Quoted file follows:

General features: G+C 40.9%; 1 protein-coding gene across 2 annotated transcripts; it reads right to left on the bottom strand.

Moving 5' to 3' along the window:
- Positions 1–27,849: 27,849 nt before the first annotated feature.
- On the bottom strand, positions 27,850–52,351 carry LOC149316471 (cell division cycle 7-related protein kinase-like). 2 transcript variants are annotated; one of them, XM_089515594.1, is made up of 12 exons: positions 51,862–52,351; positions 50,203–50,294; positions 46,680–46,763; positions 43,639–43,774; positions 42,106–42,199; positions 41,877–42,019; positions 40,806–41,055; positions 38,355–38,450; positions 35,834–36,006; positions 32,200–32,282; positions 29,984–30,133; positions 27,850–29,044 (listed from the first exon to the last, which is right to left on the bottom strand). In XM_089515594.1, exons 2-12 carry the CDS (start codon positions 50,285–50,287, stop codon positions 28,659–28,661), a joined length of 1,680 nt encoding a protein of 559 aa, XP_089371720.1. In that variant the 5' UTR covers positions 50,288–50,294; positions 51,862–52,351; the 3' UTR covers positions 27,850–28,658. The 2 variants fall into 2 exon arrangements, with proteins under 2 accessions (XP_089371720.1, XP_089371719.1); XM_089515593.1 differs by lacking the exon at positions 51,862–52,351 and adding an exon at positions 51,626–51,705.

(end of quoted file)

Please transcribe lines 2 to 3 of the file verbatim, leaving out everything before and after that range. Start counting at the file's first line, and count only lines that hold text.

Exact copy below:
Moving 5' to 3' along the window:
- Positions 1–27,849: 27,849 nt before the first annotated feature.